Janet’s “Miss You Much” video was the first of three songs that made up the Rhythm Nation long-form video. The other two were “The Knowledge” and another of Janet’s classic songs and videos, “Rhythm Nation,” the single. With this album, Janet continued to prove to her naysayers— the critics and some of her jealous and insecure rivals who insisted she was a studio star and didn’t have the talents of her brother— they were wrong and that she was a bona fide star here to stay.
Rhythm Nation proved to be an excellent follow up to her breakthrough album, Control. Control is a black “womanist” manifesto that not only put Janet on the map, but it also gave young black women an assertive voice in music that many of Janet’s peers—Anita Baker, Sade, Whitney Houston, to name a few—weren’t doing at the time. She was a tough-talking, streetwise sistah who wasn’t asking for respect from men, she was demanding it. It was early in her career as a songwriter, but the elements of who Janet was showed through perfectly.
In Billboard’s Hottest Hot 100 Hits (2002), Jimmy Jam explained that the label desperately wanted a Control II. They wanted Janet, Jimmy, and Terry (the creative hive mind) to repeat the same concept a second time while also throwing in some salacious gossip about her family. Jackson vehemently opposed the idea of a direct sequel to Control, stating in a Jet magazine interview in 1989: “That’s what I didn’t want to do. I wanted to do something that I really believed in and that I really felt strong about.” And that’s exactly what she did.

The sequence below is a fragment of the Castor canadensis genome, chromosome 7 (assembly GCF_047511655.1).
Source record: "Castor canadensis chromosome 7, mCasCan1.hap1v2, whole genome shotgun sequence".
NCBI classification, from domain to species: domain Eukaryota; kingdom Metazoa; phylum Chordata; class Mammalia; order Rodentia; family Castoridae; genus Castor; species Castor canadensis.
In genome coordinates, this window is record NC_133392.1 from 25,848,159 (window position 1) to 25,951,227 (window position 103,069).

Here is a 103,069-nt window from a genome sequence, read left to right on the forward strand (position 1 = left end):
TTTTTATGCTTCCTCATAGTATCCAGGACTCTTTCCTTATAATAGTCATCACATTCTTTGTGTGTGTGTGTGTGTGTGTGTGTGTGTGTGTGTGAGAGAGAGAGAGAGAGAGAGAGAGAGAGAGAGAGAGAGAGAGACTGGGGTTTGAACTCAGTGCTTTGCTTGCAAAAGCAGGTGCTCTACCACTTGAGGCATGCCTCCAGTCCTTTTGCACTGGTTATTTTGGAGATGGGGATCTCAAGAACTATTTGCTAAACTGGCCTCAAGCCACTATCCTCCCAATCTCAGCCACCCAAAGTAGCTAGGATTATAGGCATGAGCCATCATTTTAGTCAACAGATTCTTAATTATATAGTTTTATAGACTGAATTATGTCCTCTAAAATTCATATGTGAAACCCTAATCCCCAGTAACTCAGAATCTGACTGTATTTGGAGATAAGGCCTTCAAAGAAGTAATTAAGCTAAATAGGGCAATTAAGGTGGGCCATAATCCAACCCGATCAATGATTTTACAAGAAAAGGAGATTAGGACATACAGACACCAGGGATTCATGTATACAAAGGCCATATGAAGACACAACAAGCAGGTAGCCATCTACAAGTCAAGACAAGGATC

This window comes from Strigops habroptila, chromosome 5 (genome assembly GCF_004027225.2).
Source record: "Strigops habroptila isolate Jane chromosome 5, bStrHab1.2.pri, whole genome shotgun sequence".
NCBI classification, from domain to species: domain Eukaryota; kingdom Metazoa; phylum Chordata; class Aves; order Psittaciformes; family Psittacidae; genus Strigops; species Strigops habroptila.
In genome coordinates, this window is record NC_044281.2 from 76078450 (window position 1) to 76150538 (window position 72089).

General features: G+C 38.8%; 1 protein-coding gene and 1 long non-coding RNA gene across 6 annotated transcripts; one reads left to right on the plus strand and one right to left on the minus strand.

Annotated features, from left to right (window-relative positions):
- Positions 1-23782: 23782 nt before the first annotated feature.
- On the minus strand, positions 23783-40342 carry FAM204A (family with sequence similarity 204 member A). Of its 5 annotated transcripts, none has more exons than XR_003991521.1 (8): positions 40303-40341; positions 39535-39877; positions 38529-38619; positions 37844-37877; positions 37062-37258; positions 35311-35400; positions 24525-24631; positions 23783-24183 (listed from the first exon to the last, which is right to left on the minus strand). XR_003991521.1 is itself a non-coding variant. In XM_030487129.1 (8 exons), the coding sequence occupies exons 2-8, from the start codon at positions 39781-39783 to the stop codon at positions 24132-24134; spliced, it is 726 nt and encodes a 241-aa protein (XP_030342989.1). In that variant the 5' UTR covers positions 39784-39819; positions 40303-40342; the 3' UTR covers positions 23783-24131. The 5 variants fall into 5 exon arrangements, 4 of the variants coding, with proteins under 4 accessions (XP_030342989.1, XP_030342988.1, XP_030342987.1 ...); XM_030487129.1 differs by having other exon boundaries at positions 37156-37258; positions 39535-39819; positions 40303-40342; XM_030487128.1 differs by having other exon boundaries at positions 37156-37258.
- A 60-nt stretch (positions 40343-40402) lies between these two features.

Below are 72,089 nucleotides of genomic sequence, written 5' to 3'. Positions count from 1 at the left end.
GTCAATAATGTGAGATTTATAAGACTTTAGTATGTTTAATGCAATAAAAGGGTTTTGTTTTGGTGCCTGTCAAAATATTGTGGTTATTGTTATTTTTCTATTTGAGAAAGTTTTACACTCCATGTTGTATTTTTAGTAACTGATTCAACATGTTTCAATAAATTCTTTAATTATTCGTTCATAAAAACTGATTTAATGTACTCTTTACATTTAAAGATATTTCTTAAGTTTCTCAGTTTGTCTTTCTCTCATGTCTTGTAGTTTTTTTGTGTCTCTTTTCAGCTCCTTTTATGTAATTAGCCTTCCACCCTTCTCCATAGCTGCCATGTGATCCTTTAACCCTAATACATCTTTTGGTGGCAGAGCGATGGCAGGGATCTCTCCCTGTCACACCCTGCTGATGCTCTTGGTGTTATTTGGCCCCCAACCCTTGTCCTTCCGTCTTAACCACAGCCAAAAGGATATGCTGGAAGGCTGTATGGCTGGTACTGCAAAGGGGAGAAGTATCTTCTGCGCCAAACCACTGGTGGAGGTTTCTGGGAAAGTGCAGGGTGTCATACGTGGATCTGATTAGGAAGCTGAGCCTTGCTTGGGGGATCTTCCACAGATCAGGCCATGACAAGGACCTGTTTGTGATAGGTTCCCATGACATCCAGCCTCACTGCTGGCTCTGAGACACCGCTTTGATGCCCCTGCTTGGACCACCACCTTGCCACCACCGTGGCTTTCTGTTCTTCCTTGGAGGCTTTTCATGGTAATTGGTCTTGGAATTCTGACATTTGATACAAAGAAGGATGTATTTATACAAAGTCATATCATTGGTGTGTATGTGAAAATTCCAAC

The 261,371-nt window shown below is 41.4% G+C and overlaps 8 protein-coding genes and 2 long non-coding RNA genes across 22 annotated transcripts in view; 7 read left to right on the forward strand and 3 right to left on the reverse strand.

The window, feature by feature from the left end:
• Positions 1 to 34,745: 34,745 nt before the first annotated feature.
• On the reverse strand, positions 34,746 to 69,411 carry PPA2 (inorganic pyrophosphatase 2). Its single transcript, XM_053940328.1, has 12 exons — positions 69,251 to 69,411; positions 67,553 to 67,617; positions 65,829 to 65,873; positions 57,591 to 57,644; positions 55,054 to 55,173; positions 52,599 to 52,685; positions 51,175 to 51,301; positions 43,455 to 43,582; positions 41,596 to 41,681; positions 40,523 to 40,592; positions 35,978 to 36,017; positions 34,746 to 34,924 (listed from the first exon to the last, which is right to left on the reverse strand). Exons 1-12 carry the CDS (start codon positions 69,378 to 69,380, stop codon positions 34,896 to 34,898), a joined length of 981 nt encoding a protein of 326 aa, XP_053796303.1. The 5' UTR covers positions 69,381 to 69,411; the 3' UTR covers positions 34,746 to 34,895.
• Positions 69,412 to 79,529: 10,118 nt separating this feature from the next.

Rhythm Nation took on a slightly different narrative. It was Janet still taking control, but it was her way of also talking about things prevalent at the time like drugs, crime, and violence in the inner city that deeply affected young black and brown youth. However, never once did she forsake her sexuality or the need for a person to have fun. The album cohesively contains it all: The feel-good tracks (“Escapade,” “Alright”), the socio-political songs (“State of the World,” “Living in A World,” “The Knowledge”) and what Janet album would be complete without her sexy songs (“Waiting For Tonight”).